One thousand and thirty-two. That precise number is not the average number of beer cans recycled after this year's Canada Day party or bones broken by Evel Kneivel—it's skateboarding's longest standing world record. In 1979, scrawny Canadian teenager Kevin Harris shattered the two-board 360 record in the same coliseum that unleashed Led Zeppelin and the Rolling Stones onto Vancouver, Canada. It took over 20 minutes to complete and started an unprecedented career as one of the most proactive skateboarding entrepreneurs in the world. His pro model for Powell-Peralta boasts one of the skateboarding's most iconic graphics, he started the world-famous Richmond Skate Ranch, co-owned the RDS Skatepark, hosted the first professional mini-ramp contest called The Mini Chin Challenge, published the first Canadian skateboard magazine called Concrete Powder, opened Canada's first and longest running skateboard distributions called Ultimate Distribution, organized hundreds of contests and toured the globe doing demos with Tony Hawk and the elite Bones Brigade.
And this was a guy whose mom was so concerned about his poor grades that she actually completed his high school homework for him.
Competing as a professional freestyler, Kevin was ranked second overall by the late-1980s. Like a travelling evangelical fanatic, he has crisscrossed the world doing demos in parking lots, shopping malls, skate shops and skateparks for over forty years to preach the power of skate. When the industry ignored freestyle, he simply started his own competition network, The World Freestyle Round Up, in 2011. Folding his previous experiences with successful businesses and competitions into an encapsulated enterprise, Round Up showcases skateboarding's artistry in a simple distilled form. The World Round Up podiums look like the United Nations of skateboarding with Japan, Germany, Canada, USA, Sweden and more all represented.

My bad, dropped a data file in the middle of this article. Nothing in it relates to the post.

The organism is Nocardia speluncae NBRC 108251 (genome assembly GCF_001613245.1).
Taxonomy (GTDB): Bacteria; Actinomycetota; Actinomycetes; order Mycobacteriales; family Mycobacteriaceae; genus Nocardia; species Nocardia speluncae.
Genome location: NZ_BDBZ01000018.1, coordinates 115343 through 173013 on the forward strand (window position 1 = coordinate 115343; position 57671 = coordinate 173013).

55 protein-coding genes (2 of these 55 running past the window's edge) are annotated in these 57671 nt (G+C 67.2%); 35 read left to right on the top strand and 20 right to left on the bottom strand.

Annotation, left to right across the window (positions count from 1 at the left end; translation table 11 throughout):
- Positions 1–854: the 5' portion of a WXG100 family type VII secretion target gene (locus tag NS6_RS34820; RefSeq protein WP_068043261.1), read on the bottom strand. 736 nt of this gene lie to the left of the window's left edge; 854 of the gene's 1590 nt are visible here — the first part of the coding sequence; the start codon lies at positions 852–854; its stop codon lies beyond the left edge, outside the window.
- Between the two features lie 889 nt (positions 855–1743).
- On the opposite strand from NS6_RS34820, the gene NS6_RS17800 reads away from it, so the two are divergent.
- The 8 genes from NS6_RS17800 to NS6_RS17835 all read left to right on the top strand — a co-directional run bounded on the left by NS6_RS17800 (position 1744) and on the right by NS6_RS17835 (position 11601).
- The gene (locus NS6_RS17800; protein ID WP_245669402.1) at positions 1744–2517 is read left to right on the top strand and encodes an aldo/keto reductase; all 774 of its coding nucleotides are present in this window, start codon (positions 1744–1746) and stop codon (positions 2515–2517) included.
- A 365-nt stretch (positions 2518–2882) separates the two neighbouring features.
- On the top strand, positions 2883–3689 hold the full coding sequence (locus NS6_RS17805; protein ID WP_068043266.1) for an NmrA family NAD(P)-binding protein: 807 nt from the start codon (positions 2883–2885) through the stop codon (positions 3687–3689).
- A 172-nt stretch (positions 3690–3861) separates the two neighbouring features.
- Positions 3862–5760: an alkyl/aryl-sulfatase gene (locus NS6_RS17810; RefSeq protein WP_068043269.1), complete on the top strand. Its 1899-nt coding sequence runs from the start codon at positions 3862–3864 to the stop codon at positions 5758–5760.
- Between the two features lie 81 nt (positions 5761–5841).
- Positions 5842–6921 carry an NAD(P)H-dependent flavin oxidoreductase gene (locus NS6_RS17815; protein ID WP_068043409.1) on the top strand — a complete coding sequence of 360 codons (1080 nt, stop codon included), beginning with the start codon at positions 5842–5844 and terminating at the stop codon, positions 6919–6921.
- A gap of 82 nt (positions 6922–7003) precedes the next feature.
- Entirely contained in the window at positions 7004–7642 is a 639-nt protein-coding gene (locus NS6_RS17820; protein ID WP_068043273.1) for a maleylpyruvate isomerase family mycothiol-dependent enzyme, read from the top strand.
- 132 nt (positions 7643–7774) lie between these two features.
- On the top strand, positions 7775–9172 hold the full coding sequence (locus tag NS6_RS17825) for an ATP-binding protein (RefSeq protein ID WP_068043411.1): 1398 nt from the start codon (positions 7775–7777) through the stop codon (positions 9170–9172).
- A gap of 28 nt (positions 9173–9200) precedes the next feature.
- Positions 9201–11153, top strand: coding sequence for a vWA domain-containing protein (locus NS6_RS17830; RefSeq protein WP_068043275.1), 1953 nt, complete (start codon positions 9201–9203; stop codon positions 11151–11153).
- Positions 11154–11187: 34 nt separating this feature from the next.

While brands have long attached themselves to the more aggressive alternative aspect of skateboarding, a few vanguard companies are connecting to the more accessible artistic orientated side. Apple, Mercedes, Vogue have all used flatland skating to convey skating's counterculture approach to movement. The ability to freestyle in your garage or any flat patch of concrete offers universality unavailable to the rest of skateboarding.
Freestyle is now seen as a language that conveys artistry and creative expression but Kevin uses it to expose people to all aspects of skateboarding. "I'll travel around the world and meet people who get emotional as they tell me how they saw me skate a demo at some Podunk shopping mall and some share stories about spending formative years at one of my skateparks. They'll explain how skating exposed them and taught them lessons that transcend the physical activity. Of course, I had no idea that it would impact people decades later, and it is kind of mind-blowing, but that is exactly what happened to me when I saw the G&S demo at the local Dairy Queen in the 1970s."
Freestyle has the ability to airdrop into any flat surface and showcase skateboarding's artistic expression live. Kevin has experienced firsthand how dynamic that engagement level can be, which is why he continues to demo to this day.